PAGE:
As part of the new health care law, the Centers for Medicare & Medicaid Services is revamping its reimbursement system for Medicare participants.
The new rules include “value based purchasing,” which will pay doctors and hospitals based on the quality of care they provide rather than the quantity. Furthermore, what patients report about hospital stays will also be taken into account in hospitals’ reimbursement rates.
Adherence to quality care measures will account for 70 percent of the payment formula, while patient satisfaction surveys will make up the remaining 30 percent. Also considered in the formula will be such things as emergency room wait time and the rate at which inpatients contract infections.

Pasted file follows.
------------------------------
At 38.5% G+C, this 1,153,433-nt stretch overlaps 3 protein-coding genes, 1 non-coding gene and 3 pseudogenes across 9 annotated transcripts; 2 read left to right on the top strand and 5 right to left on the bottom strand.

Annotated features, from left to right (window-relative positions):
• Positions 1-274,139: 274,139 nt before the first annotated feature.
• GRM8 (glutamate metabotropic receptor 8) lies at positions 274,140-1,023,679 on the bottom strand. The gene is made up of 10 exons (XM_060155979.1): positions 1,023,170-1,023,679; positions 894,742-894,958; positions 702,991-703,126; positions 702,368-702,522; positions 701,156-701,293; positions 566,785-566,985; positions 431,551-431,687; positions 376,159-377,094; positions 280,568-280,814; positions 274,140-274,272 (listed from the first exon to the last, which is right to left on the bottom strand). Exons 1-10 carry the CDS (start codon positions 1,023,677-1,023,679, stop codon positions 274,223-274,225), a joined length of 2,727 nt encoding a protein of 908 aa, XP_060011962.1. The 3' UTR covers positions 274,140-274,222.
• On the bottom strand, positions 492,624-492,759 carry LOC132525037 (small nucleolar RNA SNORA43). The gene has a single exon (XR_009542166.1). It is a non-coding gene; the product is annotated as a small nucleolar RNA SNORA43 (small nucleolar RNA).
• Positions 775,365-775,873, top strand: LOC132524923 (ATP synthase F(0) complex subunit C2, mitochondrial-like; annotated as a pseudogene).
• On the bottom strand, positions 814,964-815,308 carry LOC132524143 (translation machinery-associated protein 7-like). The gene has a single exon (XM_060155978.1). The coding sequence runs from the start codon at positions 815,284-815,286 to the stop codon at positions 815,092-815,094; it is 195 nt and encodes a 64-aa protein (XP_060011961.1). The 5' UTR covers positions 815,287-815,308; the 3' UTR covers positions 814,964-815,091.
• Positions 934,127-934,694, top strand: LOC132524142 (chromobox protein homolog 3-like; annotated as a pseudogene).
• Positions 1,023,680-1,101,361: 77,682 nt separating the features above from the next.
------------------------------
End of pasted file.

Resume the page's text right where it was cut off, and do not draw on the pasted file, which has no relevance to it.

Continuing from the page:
Hospitals that do not meet the new standards will lose 1 percent of their Medicare payments beginning in 2012. Those funds will then be used to reward hospitals scoring above average in certain areas. The CMS estimates that the plan will generate $850 million dollars in the first year alone.
For their part, the American Hospital Association is unhappy with the new payment system, particularly the inclusion of medical errors and in-hospital infections in the payment formula. They also do not like the fact that patient satisfaction surveys will have such a significant influence on reimbursement rates.